The national prevalence of AF was derived from the Clinical Domain of the Quality and Outcomes Framework (QOF) database for England. QOF is a national database that collects annual prevalence and treatment data for several conditions, including AF, from all GP practices in England at the end of March each year. Data for the QOF years from 1 April 2010 to 31 March 2018 were extracted to cover the entire study period.
Budget impact analysis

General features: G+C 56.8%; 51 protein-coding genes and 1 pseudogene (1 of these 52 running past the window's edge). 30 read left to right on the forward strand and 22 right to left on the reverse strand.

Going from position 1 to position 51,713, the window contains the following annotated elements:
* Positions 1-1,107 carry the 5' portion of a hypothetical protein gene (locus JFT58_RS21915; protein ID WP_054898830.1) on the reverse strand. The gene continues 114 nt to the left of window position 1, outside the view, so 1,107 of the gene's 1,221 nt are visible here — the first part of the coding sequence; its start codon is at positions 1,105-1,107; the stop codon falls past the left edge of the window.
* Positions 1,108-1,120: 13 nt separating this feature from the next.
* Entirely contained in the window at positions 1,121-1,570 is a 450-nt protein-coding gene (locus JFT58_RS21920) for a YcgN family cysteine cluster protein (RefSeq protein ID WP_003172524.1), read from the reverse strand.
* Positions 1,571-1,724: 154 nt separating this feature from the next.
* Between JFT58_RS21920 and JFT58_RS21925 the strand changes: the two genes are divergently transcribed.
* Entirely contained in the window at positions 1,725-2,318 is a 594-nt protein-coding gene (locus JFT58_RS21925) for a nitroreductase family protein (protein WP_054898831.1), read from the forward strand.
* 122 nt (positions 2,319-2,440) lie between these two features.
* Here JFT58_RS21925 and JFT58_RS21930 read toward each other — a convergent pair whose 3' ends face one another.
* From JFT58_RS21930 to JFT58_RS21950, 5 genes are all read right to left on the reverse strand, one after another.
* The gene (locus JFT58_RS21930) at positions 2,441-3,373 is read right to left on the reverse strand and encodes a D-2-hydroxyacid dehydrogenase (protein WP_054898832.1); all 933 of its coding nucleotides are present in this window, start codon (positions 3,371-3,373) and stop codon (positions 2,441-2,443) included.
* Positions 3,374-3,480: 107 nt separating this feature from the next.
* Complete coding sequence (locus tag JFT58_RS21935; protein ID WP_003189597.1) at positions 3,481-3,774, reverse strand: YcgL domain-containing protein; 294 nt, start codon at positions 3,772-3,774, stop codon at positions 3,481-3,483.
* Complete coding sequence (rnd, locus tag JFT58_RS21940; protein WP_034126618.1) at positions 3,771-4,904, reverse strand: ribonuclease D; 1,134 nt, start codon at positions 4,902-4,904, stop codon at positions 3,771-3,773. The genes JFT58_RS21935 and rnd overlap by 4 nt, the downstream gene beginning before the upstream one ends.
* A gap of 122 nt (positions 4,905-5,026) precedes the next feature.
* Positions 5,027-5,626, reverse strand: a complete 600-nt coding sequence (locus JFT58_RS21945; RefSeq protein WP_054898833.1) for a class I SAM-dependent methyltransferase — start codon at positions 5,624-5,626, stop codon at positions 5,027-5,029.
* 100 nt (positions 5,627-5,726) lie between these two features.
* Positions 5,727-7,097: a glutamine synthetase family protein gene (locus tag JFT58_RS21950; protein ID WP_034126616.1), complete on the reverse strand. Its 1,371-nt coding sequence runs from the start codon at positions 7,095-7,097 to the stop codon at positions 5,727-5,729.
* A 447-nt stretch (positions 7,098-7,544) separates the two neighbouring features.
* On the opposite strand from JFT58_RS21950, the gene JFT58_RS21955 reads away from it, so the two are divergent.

The per-patient healthcare costs in the first year following stroke were based on data from a UK study by Xu et al.1 The researchers included ambulance transport, MRI or CT scans, thrombolysis, acute stroke unit care, rehabilitation stroke unit care, general medical ward care, community rehabilitation, GP visits, secondary prevention and therapy for early supported discharge in the cost calculations where possible. They estimated a mean per-patient cost for care after acute stroke of £13 452, adjusted to 2017 values using the NHS Hospital and Community Health Service inflation index.19 This cost was congruent with that estimated by Youman et al20 of £12 228, which was used in the 2014 NICE guidance for the management of AF.7 The value £13 452 was used in this study as the cost of management in the first year after stroke.